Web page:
A fascinating blog article from CSR maven Mallen Baker caught my eye last week. I’ve been chewing away on it ever since.
In Time To Redefine Ethical Investment he strikes directly at the root of what’s widely seen as the flaw in today’s business operations: responsibility.
Not the responsibility of managers and executives: the responsibility of investors. Not socially responsible investment, but responsible company ownership.
In among everything else we’ve lost the fact companies are owned by their shareholders. It’s not just an issue of finance; it’s an issue of management and governance as well. Investors are owners.
Ownership Equals Responsibility
If I own a dog I’m responsible for its behaviour. If I own a house I’m responsible for its upkeep. If I own a company I’m responsible for its authority and influence.
An example of this comes from a quick glance at Alliance Trust, the only FTSE 100 company which is solely focussed upon investment.
Their 2008 Annual Report says that only 5% of their shareholder votes went against the management of the companies they invested in. The reasons given were:
- shareholder dilution, a reasonable concern for an investment organisation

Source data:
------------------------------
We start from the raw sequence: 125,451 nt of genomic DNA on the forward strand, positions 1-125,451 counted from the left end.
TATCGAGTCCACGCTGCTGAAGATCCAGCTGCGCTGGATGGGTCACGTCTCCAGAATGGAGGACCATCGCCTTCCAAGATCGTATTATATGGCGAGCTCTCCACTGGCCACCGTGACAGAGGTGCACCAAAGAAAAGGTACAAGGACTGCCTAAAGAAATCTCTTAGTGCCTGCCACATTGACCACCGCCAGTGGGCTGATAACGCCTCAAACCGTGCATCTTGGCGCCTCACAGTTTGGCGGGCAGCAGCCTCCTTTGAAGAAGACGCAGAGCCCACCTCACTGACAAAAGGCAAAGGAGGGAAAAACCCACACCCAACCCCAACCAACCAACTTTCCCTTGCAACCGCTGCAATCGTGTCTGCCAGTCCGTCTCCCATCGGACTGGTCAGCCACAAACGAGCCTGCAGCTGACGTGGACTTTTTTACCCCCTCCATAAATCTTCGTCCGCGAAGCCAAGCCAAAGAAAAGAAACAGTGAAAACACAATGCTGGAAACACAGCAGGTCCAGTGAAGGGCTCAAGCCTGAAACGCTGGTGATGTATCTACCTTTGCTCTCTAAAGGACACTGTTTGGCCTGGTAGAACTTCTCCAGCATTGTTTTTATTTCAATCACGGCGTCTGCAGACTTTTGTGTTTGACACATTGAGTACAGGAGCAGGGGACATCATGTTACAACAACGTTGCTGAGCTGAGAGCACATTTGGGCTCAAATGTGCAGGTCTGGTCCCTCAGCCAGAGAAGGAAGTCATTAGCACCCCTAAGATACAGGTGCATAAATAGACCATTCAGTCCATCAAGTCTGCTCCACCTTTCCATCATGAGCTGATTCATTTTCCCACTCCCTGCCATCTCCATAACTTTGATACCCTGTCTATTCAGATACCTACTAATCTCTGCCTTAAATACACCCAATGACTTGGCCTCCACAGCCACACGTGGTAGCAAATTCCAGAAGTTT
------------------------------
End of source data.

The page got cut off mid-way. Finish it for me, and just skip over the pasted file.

- keeping chairman and chief executive roles separated, a common US/UK bone of contention
- opposing merger plans, no doubt allied to shareholder dilution
There’s nothing specifically wrong with opposing management plans on these grounds or with Alliance Trust’s own stance given the prevailing business environment.
However, should company owners be responsible solely for financial performance, or should investors engage with their possessions’ broader impact?
Responsible Company Ownership
The appliance of sustainability to supply chain logistics has seen companies setting targets up and down their supply chain, engaging both their customers and their suppliers.
The same principle applies to company ownership and management. As Mallen says:
Never mind the handful of activist investors who turn up wielding placards at company AGMs – ethical investment has to be something that describes how businesses in the new age are owned, period.
Like a supply chain, sustainability has to be embraced by a company, its management and its owners.
This is not the socially responsible investment of money following companies’ sustainability credentials. This is pro-active.
This is investors engaging with the companies they own beyond the triple bottom line. This is hands-on.
It’s also true. Welcome to a world where money isn’t everything.
Picture Credit: I Cannot Save The Planet by cogdogblog on Flickr under Creative Commons Attribution License.
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